The new PRIThe political landscape has changed during the last decade in Mexico. The PRI claims it has changed as well. Not everyone is sure of the latter.
Old party returns to govern changed Mexico
The political party that ruled Mexico for seven straight decades is back, assuring Mexicans there’s no chance of a return to what some called ‘‘the perfect dictatorship’’ that was marked by a mixture of populist handouts, rigged votes and occasional bloodshed…
President Enrique Pena Nieto calls it a crowning moment of an effort to reform and modernize the party that ruled without interruption from 1929 to 2000.
He promises an agenda of free enterprise, efficiency and accountability. He’s pushing for reforms that could bring major new private investment in Mexico’s crucial but creaking state-owned oil industry, changes that have been blocked for decades by nationalist suspicion of foreign meddling in the oil business.
Political analyst Raymundo Riva Palacio says a return to the old ways is unlikely, noting there are now independent electoral authorities, judges and rights groups to help keep authorities in line. ‘‘I don’t think they'll try to restore the old regime, like we saw in the 1970s,’’ he said.
But Alejandro Sanchez, the assistant leader of the leftist Democratic Revolution Party (PRD), warns of an attempt ‘‘to return to the authoritarian regime of the 1970s, when torture, contempt for opponents and impunity were the norm.’’
The PRI no longer holds a majority in Congress, so it will probably have to negotiate more.
PRI members in Congress… supported a bill that would give federal and state auditors more authority to block spending by state governors, who currently face little fiscal oversight. That may help curb the unchecked power governors have acquired since the PRI lost power, but some critics see the measure as a bid to return to the days when presidents controlled the states from Mexico City…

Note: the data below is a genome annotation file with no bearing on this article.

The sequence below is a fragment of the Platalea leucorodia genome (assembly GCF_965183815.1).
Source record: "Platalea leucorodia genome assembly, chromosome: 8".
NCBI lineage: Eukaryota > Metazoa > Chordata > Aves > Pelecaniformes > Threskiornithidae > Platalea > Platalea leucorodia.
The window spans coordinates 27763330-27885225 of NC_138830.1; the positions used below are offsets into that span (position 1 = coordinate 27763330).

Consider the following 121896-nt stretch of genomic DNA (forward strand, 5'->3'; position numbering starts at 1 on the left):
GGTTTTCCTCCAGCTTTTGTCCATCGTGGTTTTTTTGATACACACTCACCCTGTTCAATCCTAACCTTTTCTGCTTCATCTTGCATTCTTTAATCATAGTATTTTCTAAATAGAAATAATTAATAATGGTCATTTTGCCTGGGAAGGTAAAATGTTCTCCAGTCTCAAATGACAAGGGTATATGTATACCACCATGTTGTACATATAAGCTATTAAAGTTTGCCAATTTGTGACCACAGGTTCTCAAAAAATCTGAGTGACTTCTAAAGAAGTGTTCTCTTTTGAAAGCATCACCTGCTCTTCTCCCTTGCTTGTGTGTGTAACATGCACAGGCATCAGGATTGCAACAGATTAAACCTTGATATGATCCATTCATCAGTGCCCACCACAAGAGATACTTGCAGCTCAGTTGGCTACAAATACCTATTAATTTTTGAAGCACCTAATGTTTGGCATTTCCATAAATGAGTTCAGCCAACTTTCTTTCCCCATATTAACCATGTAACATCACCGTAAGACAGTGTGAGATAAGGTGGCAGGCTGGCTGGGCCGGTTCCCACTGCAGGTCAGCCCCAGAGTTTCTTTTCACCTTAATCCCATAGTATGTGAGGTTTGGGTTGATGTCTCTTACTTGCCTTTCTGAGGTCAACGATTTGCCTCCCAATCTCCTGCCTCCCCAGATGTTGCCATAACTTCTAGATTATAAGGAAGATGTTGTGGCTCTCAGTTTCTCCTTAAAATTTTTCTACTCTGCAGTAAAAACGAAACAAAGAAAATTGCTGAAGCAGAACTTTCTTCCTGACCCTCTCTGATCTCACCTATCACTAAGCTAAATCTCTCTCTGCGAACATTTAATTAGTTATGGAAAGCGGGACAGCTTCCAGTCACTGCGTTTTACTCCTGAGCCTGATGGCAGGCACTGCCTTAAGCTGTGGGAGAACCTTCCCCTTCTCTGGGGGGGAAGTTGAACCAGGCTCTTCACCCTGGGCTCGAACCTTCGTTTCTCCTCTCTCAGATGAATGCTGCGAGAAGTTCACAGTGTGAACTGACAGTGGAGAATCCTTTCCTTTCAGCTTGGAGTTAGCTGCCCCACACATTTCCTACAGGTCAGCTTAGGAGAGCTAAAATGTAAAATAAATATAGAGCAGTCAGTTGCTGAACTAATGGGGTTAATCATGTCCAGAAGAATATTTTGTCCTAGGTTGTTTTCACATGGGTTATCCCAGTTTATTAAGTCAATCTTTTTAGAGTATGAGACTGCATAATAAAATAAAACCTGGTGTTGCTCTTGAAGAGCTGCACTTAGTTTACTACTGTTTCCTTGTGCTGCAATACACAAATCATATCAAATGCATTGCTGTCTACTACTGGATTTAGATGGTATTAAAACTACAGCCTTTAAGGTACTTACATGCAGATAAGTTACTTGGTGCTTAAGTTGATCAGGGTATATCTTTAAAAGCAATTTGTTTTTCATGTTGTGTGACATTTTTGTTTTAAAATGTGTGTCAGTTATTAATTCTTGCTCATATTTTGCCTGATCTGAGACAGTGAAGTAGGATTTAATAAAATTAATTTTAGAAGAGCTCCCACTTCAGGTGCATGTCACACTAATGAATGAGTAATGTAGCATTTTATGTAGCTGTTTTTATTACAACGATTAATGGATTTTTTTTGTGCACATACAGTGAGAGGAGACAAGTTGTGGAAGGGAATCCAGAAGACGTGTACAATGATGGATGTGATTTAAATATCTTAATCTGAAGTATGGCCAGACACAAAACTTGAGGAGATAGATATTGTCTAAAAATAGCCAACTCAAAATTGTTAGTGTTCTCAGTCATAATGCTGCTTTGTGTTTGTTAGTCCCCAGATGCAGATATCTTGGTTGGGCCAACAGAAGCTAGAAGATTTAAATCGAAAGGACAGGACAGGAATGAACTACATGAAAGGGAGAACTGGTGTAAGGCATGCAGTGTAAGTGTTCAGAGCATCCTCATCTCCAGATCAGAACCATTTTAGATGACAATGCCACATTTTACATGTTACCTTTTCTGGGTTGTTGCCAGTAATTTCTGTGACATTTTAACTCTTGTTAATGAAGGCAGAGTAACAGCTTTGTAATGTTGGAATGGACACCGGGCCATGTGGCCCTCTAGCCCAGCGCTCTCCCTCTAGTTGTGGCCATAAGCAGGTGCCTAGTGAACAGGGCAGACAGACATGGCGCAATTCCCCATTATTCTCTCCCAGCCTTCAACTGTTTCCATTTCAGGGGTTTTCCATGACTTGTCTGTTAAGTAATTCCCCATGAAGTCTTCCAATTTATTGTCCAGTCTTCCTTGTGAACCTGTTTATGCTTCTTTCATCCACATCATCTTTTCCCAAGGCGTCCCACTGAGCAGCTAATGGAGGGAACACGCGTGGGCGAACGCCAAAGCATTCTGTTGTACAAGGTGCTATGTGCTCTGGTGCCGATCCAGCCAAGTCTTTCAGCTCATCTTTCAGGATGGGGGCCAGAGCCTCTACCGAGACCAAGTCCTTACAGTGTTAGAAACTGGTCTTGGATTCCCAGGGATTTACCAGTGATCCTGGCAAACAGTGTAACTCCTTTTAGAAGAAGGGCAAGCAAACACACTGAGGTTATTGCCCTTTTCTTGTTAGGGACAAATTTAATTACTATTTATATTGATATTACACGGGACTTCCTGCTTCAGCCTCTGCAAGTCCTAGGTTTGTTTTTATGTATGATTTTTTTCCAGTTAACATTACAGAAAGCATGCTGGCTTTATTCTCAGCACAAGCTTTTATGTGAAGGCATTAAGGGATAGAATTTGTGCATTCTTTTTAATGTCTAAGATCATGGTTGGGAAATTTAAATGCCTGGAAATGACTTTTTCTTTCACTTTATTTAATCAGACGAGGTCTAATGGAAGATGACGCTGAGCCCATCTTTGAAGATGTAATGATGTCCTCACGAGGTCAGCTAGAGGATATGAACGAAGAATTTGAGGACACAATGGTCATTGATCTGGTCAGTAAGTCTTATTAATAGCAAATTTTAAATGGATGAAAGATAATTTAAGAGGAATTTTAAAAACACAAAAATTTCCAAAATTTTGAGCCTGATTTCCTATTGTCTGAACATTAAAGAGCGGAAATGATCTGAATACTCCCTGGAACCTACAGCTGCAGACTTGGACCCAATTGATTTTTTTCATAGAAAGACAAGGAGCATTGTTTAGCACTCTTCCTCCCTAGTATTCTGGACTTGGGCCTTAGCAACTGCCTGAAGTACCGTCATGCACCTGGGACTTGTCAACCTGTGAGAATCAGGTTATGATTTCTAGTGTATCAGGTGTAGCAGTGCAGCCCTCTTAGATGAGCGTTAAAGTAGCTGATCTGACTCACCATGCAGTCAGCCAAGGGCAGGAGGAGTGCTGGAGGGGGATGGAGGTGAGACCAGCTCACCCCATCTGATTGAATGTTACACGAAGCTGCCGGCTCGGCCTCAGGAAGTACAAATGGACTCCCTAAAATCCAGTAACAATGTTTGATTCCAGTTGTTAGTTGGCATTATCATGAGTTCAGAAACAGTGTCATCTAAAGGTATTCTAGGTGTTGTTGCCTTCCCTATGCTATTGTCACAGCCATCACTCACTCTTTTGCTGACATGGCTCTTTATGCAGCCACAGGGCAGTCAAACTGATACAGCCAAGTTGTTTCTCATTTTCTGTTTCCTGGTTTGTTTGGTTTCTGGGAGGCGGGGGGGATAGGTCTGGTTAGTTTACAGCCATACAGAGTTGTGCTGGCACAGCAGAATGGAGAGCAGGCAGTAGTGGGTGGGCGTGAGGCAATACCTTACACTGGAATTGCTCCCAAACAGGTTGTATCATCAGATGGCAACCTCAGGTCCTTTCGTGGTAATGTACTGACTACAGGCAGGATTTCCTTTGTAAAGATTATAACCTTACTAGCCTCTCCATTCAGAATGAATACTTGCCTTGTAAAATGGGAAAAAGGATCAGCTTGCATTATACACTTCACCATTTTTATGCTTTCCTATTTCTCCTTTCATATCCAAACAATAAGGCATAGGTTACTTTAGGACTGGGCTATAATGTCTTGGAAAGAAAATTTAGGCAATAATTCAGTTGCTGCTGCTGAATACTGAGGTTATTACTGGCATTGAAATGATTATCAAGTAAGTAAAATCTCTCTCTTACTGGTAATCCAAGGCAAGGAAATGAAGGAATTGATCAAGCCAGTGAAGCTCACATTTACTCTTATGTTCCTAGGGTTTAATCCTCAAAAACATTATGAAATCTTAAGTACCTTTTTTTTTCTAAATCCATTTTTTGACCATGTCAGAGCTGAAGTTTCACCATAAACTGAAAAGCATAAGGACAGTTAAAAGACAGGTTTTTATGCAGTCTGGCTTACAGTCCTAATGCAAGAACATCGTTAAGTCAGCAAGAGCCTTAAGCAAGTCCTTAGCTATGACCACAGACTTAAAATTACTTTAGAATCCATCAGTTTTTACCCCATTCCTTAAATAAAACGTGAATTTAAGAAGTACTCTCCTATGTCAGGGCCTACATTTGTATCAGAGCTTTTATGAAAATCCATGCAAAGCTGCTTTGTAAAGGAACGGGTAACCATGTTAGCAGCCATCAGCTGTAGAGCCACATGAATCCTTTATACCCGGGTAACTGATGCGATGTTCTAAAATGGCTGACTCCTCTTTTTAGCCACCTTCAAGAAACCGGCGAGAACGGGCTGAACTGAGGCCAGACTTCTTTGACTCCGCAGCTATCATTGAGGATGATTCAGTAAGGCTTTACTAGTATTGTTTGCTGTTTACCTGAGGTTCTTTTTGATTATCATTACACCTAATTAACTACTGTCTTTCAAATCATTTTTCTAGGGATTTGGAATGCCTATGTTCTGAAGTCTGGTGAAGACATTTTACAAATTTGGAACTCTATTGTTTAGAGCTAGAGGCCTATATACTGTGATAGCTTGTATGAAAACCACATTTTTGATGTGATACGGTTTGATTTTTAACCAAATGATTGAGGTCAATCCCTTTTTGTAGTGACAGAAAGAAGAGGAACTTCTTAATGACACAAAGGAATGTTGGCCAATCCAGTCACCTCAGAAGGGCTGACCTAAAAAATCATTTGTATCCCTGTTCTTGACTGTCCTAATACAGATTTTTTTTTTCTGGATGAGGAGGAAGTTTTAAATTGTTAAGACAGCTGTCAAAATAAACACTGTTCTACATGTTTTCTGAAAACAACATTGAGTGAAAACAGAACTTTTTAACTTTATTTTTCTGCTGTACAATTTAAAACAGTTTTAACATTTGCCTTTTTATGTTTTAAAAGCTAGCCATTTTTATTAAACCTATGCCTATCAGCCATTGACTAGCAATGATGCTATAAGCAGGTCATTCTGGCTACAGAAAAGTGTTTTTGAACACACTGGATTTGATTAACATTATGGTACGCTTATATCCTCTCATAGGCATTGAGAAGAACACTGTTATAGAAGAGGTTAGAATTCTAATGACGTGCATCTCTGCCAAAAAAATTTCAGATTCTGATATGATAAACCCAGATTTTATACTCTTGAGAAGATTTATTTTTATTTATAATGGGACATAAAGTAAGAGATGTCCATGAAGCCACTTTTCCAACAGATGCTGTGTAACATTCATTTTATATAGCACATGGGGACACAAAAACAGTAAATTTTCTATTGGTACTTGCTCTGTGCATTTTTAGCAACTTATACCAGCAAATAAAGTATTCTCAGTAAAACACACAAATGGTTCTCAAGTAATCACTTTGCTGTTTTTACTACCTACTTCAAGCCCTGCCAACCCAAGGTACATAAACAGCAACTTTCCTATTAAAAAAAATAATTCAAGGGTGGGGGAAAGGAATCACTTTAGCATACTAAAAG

‘‘We have learned from the mistakes we made,’’ Coldwell, the PRI’s leader, told a local radio station. ‘‘The people have given us a chance, and we have to be very conscious of the fact that if we don’t do well, they won’t give us a third chance.’’
In fact, the PRI had already begun changing in the 1980s. Stung by public outrage over some of the economic messes it had made, the party oversaw the privatization of inefficient state-owned industries that were once vast reservoirs of patronage jobs. It gradually allowed electoral reforms that finally gave opponents a chance to win elections.
During its time in power, the conservative National Action Party (PAN) tried to lend a more informal air to the presidency. The office also became weaker in the face of the rising independence of the Supreme Court as well as state governors, many from opposition parties who owed no allegiance to the president. Opposition also increased in Congress.
Ruben Aguilar, who was a spokesman for then President Vicente Fox, the National Action candidate who defeated the PRI in 2000, said he’s willing to give the PRI ‘‘the benefit of the doubt,’’ in part because the party is known for pragmatism. It never had much ideology beyond keeping itself in power, and returning to old abuses could be suicidal…
Many Mexicans retain a cynical fondness for the old party’s populism, as reflected in one old saying that translates roughly: ‘‘They stole, but at least they let others get what they dropped.’’
Some expect a comeback of the PRI political style that combined a devotion to high-flown rhetoric, strict obedience among party members and an unquestioned respect for the authority of the president…
The PRI’s discipline is enshrined in another old saying. Counseling against jostling for political position, late PRI union boss Fidel Velazquez counseled, ‘‘He who moves around doesn’t show up in the photo.’’
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